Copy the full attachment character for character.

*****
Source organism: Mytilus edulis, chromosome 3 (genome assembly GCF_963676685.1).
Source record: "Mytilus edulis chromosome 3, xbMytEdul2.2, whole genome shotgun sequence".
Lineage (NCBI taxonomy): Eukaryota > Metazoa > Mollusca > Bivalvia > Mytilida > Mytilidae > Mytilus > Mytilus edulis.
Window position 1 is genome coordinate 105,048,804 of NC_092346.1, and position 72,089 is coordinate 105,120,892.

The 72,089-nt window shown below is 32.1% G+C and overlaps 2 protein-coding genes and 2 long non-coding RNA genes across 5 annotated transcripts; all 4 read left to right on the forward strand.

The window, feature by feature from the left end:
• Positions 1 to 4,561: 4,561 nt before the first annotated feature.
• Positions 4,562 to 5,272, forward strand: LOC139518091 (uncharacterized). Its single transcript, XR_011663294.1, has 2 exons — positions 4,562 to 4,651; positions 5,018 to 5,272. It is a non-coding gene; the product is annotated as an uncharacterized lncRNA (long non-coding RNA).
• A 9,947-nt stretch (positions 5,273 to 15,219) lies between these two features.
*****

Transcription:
Source organism: Mytilus edulis, chromosome 3 (genome assembly GCF_963676685.1).
Source record: "Mytilus edulis chromosome 3, xbMytEdul2.2, whole genome shotgun sequence".
Lineage (NCBI taxonomy): Eukaryota > Metazoa > Mollusca > Bivalvia > Mytilida > Mytilidae > Mytilus > Mytilus edulis.
Window position 1 is genome coordinate 105,048,804 of NC_092346.1, and position 72,089 is coordinate 105,120,892.

The 72,089-nt window shown below is 32.1% G+C and overlaps 2 protein-coding genes and 2 long non-coding RNA genes across 5 annotated transcripts; all 4 read left to right on the forward strand.

The window, feature by feature from the left end:
• Positions 1 to 4,561: 4,561 nt before the first annotated feature.
• Positions 4,562 to 5,272, forward strand: LOC139518091 (uncharacterized). Its single transcript, XR_011663294.1, has 2 exons — positions 4,562 to 4,651; positions 5,018 to 5,272. It is a non-coding gene; the product is annotated as an uncharacterized lncRNA (long non-coding RNA).
• A 9,947-nt stretch (positions 5,273 to 15,219) lies between these two features.